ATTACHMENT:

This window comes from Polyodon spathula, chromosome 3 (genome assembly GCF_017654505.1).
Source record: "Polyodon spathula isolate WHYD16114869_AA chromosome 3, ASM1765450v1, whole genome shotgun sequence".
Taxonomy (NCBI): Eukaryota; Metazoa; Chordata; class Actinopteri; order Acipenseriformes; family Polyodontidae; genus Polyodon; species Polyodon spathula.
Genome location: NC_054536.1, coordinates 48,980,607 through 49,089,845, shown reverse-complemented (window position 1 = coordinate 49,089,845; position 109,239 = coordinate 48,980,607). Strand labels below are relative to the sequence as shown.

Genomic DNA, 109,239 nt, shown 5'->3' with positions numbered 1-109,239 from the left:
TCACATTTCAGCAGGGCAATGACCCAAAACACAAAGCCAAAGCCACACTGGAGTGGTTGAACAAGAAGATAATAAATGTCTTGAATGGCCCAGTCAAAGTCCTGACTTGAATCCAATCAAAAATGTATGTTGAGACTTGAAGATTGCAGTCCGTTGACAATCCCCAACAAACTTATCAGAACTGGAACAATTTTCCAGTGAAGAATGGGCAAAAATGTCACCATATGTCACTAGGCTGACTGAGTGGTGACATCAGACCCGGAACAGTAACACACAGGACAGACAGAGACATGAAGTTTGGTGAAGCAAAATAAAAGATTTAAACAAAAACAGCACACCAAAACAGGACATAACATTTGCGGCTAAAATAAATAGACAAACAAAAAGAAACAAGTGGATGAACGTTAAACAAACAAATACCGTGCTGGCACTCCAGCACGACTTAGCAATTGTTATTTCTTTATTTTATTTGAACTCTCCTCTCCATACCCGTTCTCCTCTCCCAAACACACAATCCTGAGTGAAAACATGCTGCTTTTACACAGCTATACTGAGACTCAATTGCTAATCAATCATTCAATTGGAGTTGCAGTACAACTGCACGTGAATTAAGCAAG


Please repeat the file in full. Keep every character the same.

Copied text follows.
This window comes from Polyodon spathula, chromosome 3 (genome assembly GCF_017654505.1).
Source record: "Polyodon spathula isolate WHYD16114869_AA chromosome 3, ASM1765450v1, whole genome shotgun sequence".
Taxonomy (NCBI): Eukaryota; Metazoa; Chordata; class Actinopteri; order Acipenseriformes; family Polyodontidae; genus Polyodon; species Polyodon spathula.
Genome location: NC_054536.1, coordinates 48,980,607 through 49,089,845, shown reverse-complemented (window position 1 = coordinate 49,089,845; position 109,239 = coordinate 48,980,607). Strand labels below are relative to the sequence as shown.

Genomic DNA, 109,239 nt, shown 5'->3' with positions numbered 1-109,239 from the left:
TCACATTTCAGCAGGGCAATGACCCAAAACACAAAGCCAAAGCCACACTGGAGTGGTTGAACAAGAAGATAATAAATGTCTTGAATGGCCCAGTCAAAGTCCTGACTTGAATCCAATCAAAAATGTATGTTGAGACTTGAAGATTGCAGTCCGTTGACAATCCCCAACAAACTTATCAGAACTGGAACAATTTTCCAGTGAAGAATGGGCAAAAATGTCACCATATGTCACTAGGCTGACTGAGTGGTGACATCAGACCCGGAACAGTAACACACAGGACAGACAGAGACATGAAGTTTGGTGAAGCAAAATAAAAGATTTAAACAAAAACAGCACACCAAAACAGGACATAACATTTGCGGCTAAAATAAATAGACAAACAAAAAGAAACAAGTGGATGAACGTTAAACAAACAAATACCGTGCTGGCACTCCAGCACGACTTAGCAATTGTTATTTCTTTATTTTATTTGAACTCTCCTCTCCATACCCGTTCTCCTCTCCCAAACACACAATCCTGAGTGAAAACATGCTGCTTTTACACAGCTATACTGAGACTCAATTGCTAATCAATCATTCAATTGGAGTTGCAGTACAACTGCACGTGAATTAAGCAAG